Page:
Most (all?) European countries have rules requiring such services (as well as radio and TV channels) to carry a certain percentage of locally produced content, often 30 or 40%. Before Netflix could offer services (or content) that are the same in every country, it would have to be exempted from those local-content rules -- because it's not possible to be in compliance with more than one or two of them at the same time.

  • LoneSnark

    I am curious. Is there any such restriction in the U.S.?

  • jdgalt

    No.

  • greg

    as an answer to the title of the post.....No, there is nothing too small.

    Exhibit A: I found myself in a dispute yesterday with the local ski slope here in connecticut. Seems the state legislature have passed a law that you now MUST use the safety bar on the chair lift. I came away thinking that exact thought. Is there really nothing too small and trivial for a government to pass a law over?

  • mesocyclone

    If Europe had admitted Turkey into the EU, as they hoped, this whole discussion would cause their pointy little heads to explode.

  • randian

    Harmonization pretty much guarantees the highest price is what everybody gets. EU regulators are big on tax harmonization too, which prevents "harmful tax competition" between member countries.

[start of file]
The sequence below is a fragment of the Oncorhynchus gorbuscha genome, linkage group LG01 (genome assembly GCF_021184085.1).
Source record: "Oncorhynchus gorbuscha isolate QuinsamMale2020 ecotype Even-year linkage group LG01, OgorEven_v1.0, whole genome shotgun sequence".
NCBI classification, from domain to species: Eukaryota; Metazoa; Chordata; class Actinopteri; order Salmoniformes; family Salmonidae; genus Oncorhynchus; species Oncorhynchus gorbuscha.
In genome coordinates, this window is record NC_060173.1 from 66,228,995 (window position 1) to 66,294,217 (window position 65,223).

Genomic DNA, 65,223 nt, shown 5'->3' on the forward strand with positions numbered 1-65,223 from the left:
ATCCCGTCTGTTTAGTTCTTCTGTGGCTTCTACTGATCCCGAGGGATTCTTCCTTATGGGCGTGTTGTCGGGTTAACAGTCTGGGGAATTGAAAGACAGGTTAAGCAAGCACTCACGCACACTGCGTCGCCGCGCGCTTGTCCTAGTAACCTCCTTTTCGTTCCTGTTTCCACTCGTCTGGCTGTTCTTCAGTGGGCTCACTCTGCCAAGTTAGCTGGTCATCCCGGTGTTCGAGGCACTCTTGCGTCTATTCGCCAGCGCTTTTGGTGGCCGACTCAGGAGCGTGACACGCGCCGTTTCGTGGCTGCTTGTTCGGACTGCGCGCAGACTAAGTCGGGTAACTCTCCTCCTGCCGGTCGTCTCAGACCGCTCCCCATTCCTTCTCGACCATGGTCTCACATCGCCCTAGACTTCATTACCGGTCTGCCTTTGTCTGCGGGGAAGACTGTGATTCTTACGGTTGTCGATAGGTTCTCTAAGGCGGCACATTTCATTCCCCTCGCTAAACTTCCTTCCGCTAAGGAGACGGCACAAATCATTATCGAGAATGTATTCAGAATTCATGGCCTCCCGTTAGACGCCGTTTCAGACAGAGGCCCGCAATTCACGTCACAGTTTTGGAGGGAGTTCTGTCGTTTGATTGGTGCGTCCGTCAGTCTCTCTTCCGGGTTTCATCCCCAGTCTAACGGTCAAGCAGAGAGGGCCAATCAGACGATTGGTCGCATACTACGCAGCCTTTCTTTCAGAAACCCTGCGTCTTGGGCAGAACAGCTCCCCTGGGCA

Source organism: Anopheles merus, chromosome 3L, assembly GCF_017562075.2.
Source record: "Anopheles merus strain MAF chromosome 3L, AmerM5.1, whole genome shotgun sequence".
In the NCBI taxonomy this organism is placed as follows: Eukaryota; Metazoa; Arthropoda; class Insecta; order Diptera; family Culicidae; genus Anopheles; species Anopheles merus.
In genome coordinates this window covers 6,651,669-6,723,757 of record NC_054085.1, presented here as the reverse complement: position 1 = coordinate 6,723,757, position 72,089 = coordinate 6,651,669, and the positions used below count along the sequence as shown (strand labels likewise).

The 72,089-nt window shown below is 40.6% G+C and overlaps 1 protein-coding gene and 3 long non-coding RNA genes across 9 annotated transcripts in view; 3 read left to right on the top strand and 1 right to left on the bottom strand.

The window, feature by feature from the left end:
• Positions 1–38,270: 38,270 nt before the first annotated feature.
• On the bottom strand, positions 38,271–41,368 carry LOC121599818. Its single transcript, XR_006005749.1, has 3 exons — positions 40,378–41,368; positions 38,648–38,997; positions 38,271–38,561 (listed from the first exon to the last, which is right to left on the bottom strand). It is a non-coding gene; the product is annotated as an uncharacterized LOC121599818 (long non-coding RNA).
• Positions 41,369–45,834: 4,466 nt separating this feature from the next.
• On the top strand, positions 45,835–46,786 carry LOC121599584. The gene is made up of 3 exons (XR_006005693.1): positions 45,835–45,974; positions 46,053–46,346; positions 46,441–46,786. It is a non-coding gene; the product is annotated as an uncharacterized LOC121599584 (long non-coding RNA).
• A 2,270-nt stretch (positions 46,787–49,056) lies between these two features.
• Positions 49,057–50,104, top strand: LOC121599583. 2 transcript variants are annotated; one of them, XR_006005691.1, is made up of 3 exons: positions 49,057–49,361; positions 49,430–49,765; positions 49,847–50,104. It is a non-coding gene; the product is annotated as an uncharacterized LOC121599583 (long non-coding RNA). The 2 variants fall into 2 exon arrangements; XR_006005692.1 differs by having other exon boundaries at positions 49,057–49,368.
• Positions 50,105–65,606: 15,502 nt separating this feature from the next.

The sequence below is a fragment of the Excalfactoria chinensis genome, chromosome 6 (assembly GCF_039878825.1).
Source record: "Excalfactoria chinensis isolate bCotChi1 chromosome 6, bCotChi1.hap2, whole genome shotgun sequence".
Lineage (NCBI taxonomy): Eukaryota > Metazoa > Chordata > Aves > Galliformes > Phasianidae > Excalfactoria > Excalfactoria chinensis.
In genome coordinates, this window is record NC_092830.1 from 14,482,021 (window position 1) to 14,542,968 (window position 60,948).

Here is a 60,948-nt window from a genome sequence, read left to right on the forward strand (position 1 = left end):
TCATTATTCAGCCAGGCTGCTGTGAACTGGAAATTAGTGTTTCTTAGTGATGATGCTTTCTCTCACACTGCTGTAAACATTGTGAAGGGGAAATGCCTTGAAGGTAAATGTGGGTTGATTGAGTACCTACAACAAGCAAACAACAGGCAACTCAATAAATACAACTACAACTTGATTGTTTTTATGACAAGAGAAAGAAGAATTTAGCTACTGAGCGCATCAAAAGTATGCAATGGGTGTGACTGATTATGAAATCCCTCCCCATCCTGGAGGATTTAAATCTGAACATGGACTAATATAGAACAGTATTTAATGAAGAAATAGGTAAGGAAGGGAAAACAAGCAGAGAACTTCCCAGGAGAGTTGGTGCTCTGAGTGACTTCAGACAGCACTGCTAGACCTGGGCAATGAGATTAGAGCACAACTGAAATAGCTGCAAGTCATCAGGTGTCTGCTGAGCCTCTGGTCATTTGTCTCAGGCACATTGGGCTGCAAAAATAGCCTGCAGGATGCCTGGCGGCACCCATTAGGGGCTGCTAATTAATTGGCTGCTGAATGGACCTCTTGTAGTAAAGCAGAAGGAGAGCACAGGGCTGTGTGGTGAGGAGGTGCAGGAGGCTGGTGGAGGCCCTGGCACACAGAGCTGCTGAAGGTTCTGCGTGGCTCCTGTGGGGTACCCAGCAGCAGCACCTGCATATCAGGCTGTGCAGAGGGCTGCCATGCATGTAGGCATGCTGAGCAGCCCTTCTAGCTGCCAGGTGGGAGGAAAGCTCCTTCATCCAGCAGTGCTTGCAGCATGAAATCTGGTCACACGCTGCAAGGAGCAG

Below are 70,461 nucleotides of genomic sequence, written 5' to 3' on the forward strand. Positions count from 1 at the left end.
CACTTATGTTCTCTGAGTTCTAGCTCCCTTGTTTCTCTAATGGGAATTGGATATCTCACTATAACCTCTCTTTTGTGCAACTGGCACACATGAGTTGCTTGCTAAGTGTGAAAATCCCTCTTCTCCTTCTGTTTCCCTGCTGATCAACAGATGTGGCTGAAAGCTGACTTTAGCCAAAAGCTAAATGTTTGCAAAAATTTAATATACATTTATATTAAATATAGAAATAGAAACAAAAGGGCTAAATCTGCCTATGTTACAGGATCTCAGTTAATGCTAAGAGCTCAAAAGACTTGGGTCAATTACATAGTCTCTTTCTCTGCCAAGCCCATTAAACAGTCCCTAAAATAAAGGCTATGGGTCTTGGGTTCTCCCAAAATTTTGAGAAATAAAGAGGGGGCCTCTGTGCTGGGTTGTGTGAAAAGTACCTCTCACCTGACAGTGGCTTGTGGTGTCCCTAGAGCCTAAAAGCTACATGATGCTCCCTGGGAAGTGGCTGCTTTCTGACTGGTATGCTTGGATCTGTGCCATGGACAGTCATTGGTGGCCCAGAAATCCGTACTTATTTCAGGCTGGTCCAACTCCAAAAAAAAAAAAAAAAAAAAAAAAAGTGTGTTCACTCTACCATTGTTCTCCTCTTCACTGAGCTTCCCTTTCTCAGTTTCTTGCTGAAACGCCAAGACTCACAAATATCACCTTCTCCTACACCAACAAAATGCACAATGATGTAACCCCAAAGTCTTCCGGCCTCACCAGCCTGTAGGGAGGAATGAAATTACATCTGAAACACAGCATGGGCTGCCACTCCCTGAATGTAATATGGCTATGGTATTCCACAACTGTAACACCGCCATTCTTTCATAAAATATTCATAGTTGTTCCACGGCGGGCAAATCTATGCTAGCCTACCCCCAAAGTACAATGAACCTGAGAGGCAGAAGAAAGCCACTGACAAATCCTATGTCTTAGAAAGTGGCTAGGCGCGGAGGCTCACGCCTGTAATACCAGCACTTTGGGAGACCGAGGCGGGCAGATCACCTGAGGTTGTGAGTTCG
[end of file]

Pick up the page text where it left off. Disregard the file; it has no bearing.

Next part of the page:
• don

    Of course you forget the maxim of the marxist crowd. Equality for all, without regard for quality. Better to bring down everyone's content and pay a higher price than to have one sad area that does not have as good of service as another. that would be just wrong.

  • Jeff Bishop

    This does not seem like a bad thing to me. Just as we have federal copyright law between the states of the US, they would have a unified copyright status between the EU states. It might not be in the best interests of the large content publishers but it seems to be clearly within the scope of EU lawmaking, and follows along with the desired result of border-less EU commerce. Physical goods are already tariff-free between EU states, if I read the laws correctly.